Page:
Are you suffering from hair fall issues? Has your scalp become too oily or too dry? Are you unable to diagnose the true cause? Don't you worry; we're here to lessen your doubts. In this article, we'll be discussing the difference between dandruff and dry scalp and their major symptoms, so you can easily identify your condition. Let's look at the differences, shall we?
It is quite common to confuse two similar things. Dandruff and dry scalp are examples of the same. Owing to similar symptoms, both of these conditions are often referred to as one another but learning more about the causes and appearances would alleviate doubts.
A dry scalp refers to the shedding of flaky skin due to extreme dryness—a lack of moisture results in irritation in the scalp. The skin particles that are shed off are often confused with dandruff. More often than not, if your scalp is dry, there are high probabilities of the other parts of your body being dry. It is a severe issue for people with dry skin. For such people, adequate hydration is the key.
Unlike dry scalp, dandruff refers to the lumped-up skin cells that fall off due to extreme greasiness or oiliness of the scalp. Both the conditions have stark opposite causes. The formation of new cells in the scalp, followed by the rapid loss of cells, is associated with dandruff. The itching may become painful, but it doesn't seem to stop. Itchiness occurs even when there's no dryness in the scalp and oil is the sole inhabitant.
Dry scalp can be caused due to several reasons, including contact dermatitis. It occurs due to the reaction certain products have with our scalp's natural oils. These can be sprays, shampoos, serums, etc. Dry scalp causes can also be too much exposure to too hot or too cold air and old age. Skin ailments like eczema and excessive hair washing can also lead to a dry scalp.
Seborrheic dermatitis is the primary cause of dandruff. This can occur wherever hair growth is seen, such as armpits, genital organs, etc. This condition can affect children as well and is then known as cradle cap. Seborrheic dermatitis makes the scalp red, oily and flaky, leading to the shedding of skin cells sooner than they should shed in normal circumstances.
Also Read: Home Remedies For Dandruff
Malassezia is a fungus that is yet another cause of dandruff. It stays in our scalp itself, but the problem arises when too much of it is present in our scalp. This fungus speeds up the process of shedding skin cells. It can be caused due to hormonal changes, stress, and age.
Smaller, dry flakes belong to the issue of dry scalp and usually appear white or colorless. Dandruff results in large and oily flakes which appear white or yellow. It also results in the scalp becoming red.
Dandruff and dry scalp have opposite treatments, owing to their opposite causes. A dry scalp is cured by keeping the scalp moisturized, not allowing the dryness to sustain. The application of a moisturizing shampoo should follow hair washes. Hair spas can also abate dry scalp issues by steaming the roots, thereby locking in the moisture. While focusing on keeping your scalp moisturized, please don't overdo it. Moisturizing too much might lead to dandruff problems.
Shampooing or washing the hair regularly can be the primary cure for dandruff. However, if the dandruff issues aren't minor and need more attention, dandruff shampoos should be used. Dandruff shampoos contain fungus-killing chemicals, which abolish the root of the problem. Doctors should be consulted if dandruff problems persist. Doctors usually recommend strong anti-dandruff shampoos.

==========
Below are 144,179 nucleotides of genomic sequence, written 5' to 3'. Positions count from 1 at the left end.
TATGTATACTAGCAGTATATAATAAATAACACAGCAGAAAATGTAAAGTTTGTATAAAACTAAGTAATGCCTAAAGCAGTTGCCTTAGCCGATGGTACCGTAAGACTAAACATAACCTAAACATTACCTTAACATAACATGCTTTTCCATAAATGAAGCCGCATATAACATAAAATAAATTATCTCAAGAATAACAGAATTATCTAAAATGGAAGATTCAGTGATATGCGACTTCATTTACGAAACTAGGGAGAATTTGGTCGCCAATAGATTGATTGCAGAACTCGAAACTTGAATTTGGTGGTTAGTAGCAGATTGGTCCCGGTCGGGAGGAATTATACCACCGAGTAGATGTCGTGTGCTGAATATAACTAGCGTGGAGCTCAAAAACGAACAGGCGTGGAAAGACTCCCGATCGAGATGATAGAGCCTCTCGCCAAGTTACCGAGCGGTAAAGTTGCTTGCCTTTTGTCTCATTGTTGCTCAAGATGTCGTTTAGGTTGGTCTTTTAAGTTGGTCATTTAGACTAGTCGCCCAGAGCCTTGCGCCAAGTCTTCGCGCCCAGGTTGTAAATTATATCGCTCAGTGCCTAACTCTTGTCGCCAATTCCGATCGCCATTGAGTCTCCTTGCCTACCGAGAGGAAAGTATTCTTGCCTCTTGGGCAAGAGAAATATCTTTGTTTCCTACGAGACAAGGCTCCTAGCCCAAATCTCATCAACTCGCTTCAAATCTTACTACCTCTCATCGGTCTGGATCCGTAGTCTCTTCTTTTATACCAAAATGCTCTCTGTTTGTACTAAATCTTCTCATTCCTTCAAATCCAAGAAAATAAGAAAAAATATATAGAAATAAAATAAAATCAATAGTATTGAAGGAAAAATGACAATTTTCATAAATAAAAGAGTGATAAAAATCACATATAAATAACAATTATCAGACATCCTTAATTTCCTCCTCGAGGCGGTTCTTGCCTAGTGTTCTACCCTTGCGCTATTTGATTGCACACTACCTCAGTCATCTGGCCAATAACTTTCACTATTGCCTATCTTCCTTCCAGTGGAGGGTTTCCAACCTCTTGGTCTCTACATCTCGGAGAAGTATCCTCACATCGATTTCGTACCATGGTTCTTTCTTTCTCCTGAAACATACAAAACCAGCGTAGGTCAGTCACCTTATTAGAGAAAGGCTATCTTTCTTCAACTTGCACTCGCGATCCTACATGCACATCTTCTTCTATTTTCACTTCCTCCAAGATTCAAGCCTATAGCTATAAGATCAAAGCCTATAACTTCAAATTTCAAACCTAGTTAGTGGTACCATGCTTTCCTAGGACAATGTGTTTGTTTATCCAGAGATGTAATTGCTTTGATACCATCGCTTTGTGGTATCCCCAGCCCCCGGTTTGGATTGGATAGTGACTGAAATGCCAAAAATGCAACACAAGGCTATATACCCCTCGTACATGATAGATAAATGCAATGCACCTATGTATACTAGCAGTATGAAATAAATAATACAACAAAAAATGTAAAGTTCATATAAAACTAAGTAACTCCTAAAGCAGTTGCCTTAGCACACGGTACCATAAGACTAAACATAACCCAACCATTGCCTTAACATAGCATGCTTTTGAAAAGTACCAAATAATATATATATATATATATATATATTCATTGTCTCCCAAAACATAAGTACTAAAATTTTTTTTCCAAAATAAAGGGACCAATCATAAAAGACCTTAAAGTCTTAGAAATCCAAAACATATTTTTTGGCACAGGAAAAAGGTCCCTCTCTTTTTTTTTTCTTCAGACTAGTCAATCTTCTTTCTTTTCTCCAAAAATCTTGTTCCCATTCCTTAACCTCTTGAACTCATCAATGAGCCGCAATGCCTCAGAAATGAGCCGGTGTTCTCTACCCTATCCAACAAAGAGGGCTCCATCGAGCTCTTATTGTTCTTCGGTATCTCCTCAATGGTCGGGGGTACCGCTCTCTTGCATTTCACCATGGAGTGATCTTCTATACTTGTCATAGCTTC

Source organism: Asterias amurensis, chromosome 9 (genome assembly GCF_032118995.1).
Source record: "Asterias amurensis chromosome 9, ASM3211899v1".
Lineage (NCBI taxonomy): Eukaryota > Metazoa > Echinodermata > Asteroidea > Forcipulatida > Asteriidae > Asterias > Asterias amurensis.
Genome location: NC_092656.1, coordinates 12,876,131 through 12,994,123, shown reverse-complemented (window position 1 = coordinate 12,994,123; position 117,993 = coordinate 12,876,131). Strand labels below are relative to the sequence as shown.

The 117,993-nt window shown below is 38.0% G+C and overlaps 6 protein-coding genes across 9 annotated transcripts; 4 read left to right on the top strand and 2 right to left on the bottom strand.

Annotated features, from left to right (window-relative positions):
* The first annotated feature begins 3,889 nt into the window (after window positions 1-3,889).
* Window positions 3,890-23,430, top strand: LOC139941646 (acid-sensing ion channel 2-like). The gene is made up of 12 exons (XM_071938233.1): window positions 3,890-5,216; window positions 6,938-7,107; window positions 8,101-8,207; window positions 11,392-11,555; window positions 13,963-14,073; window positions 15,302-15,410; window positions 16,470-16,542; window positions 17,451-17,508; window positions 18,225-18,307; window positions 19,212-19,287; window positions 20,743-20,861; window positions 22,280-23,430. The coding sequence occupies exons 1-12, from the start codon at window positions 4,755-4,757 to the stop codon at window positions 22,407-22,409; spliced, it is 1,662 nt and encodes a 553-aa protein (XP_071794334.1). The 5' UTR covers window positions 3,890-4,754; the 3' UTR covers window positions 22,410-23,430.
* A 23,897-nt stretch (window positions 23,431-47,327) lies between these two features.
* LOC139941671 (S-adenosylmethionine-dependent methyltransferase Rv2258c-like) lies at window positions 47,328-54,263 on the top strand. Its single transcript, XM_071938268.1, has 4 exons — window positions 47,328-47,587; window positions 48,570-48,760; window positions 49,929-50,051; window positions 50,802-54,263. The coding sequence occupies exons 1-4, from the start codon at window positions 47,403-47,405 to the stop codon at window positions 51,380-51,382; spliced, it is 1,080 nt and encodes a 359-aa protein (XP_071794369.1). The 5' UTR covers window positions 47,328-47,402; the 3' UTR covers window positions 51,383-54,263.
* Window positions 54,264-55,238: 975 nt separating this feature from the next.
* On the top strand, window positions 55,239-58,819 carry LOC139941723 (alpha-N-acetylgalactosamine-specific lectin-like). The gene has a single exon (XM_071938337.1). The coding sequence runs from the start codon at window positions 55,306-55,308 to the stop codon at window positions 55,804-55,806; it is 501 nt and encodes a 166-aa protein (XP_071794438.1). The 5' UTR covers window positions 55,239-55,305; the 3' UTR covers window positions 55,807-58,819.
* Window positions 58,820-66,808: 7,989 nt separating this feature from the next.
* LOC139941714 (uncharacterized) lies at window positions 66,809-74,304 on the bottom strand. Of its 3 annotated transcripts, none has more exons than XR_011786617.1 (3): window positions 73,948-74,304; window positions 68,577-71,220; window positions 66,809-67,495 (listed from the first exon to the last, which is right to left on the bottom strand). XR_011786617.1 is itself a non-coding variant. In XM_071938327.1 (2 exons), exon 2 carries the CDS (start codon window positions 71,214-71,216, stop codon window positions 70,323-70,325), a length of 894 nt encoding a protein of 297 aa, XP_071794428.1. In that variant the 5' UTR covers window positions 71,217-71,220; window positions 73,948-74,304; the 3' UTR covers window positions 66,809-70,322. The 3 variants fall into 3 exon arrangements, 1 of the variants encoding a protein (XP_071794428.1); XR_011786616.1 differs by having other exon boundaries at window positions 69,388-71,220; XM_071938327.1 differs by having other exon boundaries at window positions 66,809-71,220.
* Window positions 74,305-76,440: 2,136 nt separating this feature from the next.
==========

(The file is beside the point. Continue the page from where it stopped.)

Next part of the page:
The prevention of both dandruff and dry scalp can be done by changing our lifestyles. Dry scalp can be curtailed by using nourishing or moisturizing hair products, mainly shampoos. Shampooing at least twice per hair wash is necessary to get rid of the excess oils collected in the scalp. People with oily skin face the problem of dandruff more because of their active sebaceous glands that keep producing oil. Increasing the gap between two consecutive hair washes. Treating the roots and tips of the hair with steam, that is, using a humidifier. Drinking more water and staying hydrated.
Sulfate and paraben-free shampoos are recommended to reduce the chances of tension in the scalp. Moreover, it's essential to dry your hair properly before fastening it or styling it with heat. The water that remains in the scalp makes it greasy sooner than it otherwise would. It's a good idea to shift to a gentle, anti-dandruff shampoo way before the problem becomes more intense. Prevention is always better than cure.
Both dandruff and dry scalp can be treated gradually, but dandruff is a more chronic condition and gets extremely difficult to deal with. Even if it's cured for a while, it keeps coming back again and again. To keep your scalp as dandruff-free as possible, you've got to follow a specific routine, as instructed by your dermatologist. Our scalp is a sensitive area, and indiscipline can lead to dandruff and other hair evils.
Along with everything mentioned above, it's essential to check the kind of food we consume. The appearance and health of our skin and hair are reflections of what our body consumes. A healthy, balanced diet and moderate quantities of water can solve most of your hair problems, including dandruff and dry scalp. We hope by learning the difference between dandruff and dry scalp can help treat the problems better!
A. Dandruff can be the result of dry scalp, but it can happen for many reasons, including a yeast-like fungus that feeds on the oils in your skin.
A. No, but you can was your hair once or twice a week.
A. Yes, coconut oil can moisturize the scalp, and its antifungal and antibacterial properties can help reduce the risk of infections.
A. It works best if you have extremely dry skin along with dandruff.
A. Yes, drinking water can help you with dry scalp.
Also Read: Hacks To Get Rid Of Dry Scalp